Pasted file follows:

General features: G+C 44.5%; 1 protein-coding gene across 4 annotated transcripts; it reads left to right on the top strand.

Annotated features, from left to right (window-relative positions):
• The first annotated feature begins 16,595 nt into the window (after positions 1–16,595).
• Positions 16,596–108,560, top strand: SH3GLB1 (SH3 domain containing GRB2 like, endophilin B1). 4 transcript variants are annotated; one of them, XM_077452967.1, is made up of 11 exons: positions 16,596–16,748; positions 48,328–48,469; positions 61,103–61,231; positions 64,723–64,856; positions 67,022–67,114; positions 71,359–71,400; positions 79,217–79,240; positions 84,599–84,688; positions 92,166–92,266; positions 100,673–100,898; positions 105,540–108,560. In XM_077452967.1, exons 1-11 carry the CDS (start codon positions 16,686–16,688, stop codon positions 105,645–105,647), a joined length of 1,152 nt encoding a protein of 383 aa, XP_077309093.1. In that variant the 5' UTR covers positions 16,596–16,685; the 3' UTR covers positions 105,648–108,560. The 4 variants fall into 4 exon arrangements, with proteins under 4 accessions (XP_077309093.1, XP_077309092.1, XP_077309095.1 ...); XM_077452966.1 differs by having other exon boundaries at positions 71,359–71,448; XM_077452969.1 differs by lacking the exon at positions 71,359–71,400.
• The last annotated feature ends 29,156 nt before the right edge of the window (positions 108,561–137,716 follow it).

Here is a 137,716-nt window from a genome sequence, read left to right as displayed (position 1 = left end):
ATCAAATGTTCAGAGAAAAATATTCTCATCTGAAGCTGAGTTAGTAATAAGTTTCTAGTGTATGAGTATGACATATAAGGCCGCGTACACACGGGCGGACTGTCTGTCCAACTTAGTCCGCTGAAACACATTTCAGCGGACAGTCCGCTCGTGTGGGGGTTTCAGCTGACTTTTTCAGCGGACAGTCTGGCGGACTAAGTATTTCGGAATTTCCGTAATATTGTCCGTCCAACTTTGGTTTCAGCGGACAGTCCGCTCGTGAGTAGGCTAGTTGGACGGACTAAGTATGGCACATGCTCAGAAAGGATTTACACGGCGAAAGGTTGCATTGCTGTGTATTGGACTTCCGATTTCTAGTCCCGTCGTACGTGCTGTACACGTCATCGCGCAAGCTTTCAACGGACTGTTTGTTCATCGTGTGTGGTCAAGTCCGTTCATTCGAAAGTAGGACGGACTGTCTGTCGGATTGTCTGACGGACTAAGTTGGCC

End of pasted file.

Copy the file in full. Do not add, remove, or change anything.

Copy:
General features: G+C 44.5%; 1 protein-coding gene across 4 annotated transcripts; it reads left to right on the top strand.

Annotated features, from left to right (window-relative positions):
• The first annotated feature begins 16,595 nt into the window (after positions 1–16,595).
• Positions 16,596–108,560, top strand: SH3GLB1 (SH3 domain containing GRB2 like, endophilin B1). 4 transcript variants are annotated; one of them, XM_077452967.1, is made up of 11 exons: positions 16,596–16,748; positions 48,328–48,469; positions 61,103–61,231; positions 64,723–64,856; positions 67,022–67,114; positions 71,359–71,400; positions 79,217–79,240; positions 84,599–84,688; positions 92,166–92,266; positions 100,673–100,898; positions 105,540–108,560. In XM_077452967.1, exons 1-11 carry the CDS (start codon positions 16,686–16,688, stop codon positions 105,645–105,647), a joined length of 1,152 nt encoding a protein of 383 aa, XP_077309093.1. In that variant the 5' UTR covers positions 16,596–16,685; the 3' UTR covers positions 105,648–108,560. The 4 variants fall into 4 exon arrangements, with proteins under 4 accessions (XP_077309093.1, XP_077309092.1, XP_077309095.1 ...); XM_077452966.1 differs by having other exon boundaries at positions 71,359–71,448; XM_077452969.1 differs by lacking the exon at positions 71,359–71,400.
• The last annotated feature ends 29,156 nt before the right edge of the window (positions 108,561–137,716 follow it).

Here is a 137,716-nt window from a genome sequence, read left to right as displayed (position 1 = left end):
ATCAAATGTTCAGAGAAAAATATTCTCATCTGAAGCTGAGTTAGTAATAAGTTTCTAGTGTATGAGTATGACATATAAGGCCGCGTACACACGGGCGGACTGTCTGTCCAACTTAGTCCGCTGAAACACATTTCAGCGGACAGTCCGCTCGTGTGGGGGTTTCAGCTGACTTTTTCAGCGGACAGTCTGGCGGACTAAGTATTTCGGAATTTCCGTAATATTGTCCGTCCAACTTTGGTTTCAGCGGACAGTCCGCTCGTGAGTAGGCTAGTTGGACGGACTAAGTATGGCACATGCTCAGAAAGGATTTACACGGCGAAAGGTTGCATTGCTGTGTATTGGACTTCCGATTTCTAGTCCCGTCGTACGTGCTGTACACGTCATCGCGCAAGCTTTCAACGGACTGTTTGTTCATCGTGTGTGGTCAAGTCCGTTCATTCGAAAGTAGGACGGACTGTCTGTCGGATTGTCTGACGGACTAAGTTGGCC